It just did. My best friend from high school was invited to the annual Independence Day party at the home of his CEO. That CEO is a real railroad buff and showed my high school buddy the cast iron caboose given to him as a gift last Christmas by my manager — with my grandfather’s initials carved/welded into the bottom."
13. "I’m in trouble for what I wore when when my boss made me pick him up from the airport in the middle of the night."
"On Thursday, shortly after midnight, my boss phoned me. He was at the airport with two other supervisors and their transportation had fallen through. He wanted me to come get them and drive them all home. I didn’t even know his schedule and it’s not my job to pick people up at the airport. I didn’t want to do it, but at the same time he is my boss and I didn’t want to leave a bad impression because he implied I didn’t have a choice. I got up, picked the three of them up at the airport, and drove them each home. I had previously booked the day off for an appointment, so when I got home I slept for a few more hours because I didn’t have to work that day.
When I got to work on Friday morning, I was called into my boss’s office. He said I was being written up for my lack of following the dress code, and he lectured me on dressing professionally. I wear a skirt suit to work every day and have never had an issue, but he told me he was talking about when I picked them up at the airport. Since it was the middle of the night and it was an unexpected request, I had worn a knee-length t-shirt, leggings, running shoes, and a bench fleece jacket. I had brushed my hair and my teeth and my clothes were clean. He wouldn’t let me explain myself, and in addition to being formally written up he suspended me for a day without pay (so tomorrow I am serving my suspension).
I didn’t see this coming. It was after midnight when he called me and told me to come pick them up and he knew he was calling me out of bed. Doing this is not part of my job description in any way and no one who knows about this has ever heard about such a request being made before, even for assistants (I am not an assistant but a junior underwriter). I had to drive for over an hour to get them, do another hour and three separate stops to drop them off, and then drive another hour home. I was not reimbursed for mileage or gas, and it was my personal car and not a company one. Only the other two managers thanked me and my boss never did. They all have company credit cards, but none of them used one to get transportation home. Also, when he called me he didn’t mention anything about me needing to dress up in my work clothes to do it. My clothes were clean and not ripped or anything like that."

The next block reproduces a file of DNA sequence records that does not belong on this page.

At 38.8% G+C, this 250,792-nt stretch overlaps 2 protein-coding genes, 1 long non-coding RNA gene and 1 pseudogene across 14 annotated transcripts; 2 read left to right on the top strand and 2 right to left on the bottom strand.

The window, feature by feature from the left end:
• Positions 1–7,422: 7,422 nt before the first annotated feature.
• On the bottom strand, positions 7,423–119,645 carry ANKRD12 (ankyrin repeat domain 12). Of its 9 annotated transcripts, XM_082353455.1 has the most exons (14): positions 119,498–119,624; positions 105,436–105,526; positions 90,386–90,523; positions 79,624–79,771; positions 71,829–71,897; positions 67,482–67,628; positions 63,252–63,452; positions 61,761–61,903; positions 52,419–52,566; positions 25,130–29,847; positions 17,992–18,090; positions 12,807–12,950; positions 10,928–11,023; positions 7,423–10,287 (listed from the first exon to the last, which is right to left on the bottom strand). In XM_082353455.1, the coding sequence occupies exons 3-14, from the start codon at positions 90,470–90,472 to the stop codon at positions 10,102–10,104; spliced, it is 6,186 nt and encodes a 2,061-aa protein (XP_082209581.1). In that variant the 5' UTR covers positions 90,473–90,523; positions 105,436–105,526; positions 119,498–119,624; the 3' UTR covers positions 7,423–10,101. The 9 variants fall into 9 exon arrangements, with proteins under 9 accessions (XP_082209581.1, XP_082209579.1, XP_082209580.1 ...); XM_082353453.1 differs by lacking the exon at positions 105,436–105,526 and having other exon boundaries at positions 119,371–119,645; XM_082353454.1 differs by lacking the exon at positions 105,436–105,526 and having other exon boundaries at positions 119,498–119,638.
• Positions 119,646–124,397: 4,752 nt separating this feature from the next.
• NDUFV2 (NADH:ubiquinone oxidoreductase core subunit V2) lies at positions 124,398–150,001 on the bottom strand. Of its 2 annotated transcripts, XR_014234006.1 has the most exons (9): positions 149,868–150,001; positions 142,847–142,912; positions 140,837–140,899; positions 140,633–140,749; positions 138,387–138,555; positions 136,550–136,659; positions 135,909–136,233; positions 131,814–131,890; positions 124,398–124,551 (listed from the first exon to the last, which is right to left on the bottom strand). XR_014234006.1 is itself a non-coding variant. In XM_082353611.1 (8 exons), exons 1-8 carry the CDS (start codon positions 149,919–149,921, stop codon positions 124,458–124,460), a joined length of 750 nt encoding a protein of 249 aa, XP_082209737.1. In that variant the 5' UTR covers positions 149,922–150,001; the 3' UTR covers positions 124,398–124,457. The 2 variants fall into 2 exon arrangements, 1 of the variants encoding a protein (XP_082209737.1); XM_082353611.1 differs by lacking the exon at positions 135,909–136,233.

Like, WHAT????? Update here.
"I often struggle with thoughts about people not liking me. I’m in therapy and on medication, but sometimes the thoughts overwhelm me and it’s one of the worst parts of my anxiety. The incident I’m talking about started when one coworker didn’t say goodbye to me when we were leaving for the day on a Friday. I obsessed about it all weekend. I tried to tell myself it would be fine because I would see her on Monday and she would return my greeting, but when I got in on Monday she wasn’t there and I found out she was off for the week. My anxiety went into overdrive even after a visit with my therapist. I was obsessing over what I did to upset or make her hate me.
Her pay stub had been dropped off at her desk and was still there because she was off work. I opened it so I could see her address and I went to her house. I don’t know what I was thinking and I didn’t have a plan. My coworker was angry. She came in even though she was on time off and told our manager and HR about me opening her pay stub and coming to her house."
Eeeesh. Update here.
Last week my boss gave me an envelope with my coworker’s name on it and told me to leave it at the grave of my coworker’s relative. He said it was a condolence card at first, but I didn’t buy it because our work had already sent a card. When I asked him about it again, he said it was a note with some work-related items only she knows about and he needs answers ASAP and she won’t answer her (personal, not work) phone when he calls her. He gave me directions to the cemetery and everything.
Very depressing update here.
"But lately, since I made a turnaround re: professionalism, he seems to be pushing back on everything I say and ask him to do more than ever. He will deliberately ignore things I ask him to do a certain way (“I’ll do it differently when someone tells me to”), gripes and complains loudly when I ask anything of him ever, and sometimes won’t even answer basic questions. (For example, one time I noticed he was covering overtime at the front desk and called upstairs to ask why — he responded to every variation of me asking 'why are you still upstairs?' with 'your mother' and would not give me an answer.) There’s also a lot of name-calling, which I know is all facetious and I don’t really get offended, but it does get grating to tell him 'hey, I need you to do this report' and hear 'shut up, bitch' in response, jokingly or not. It gets REALLY profane in here (I’m talking tons of F-bombs and the C-word, among everything else imaginable) and I am trying hard to curb as much of this as possible because this is just… not how anyone should be talking at work regardless of who can overhear it, ever. We all joke and rib each other here, but neither I or anyone else comes anywhere close to how off the cuff he gets.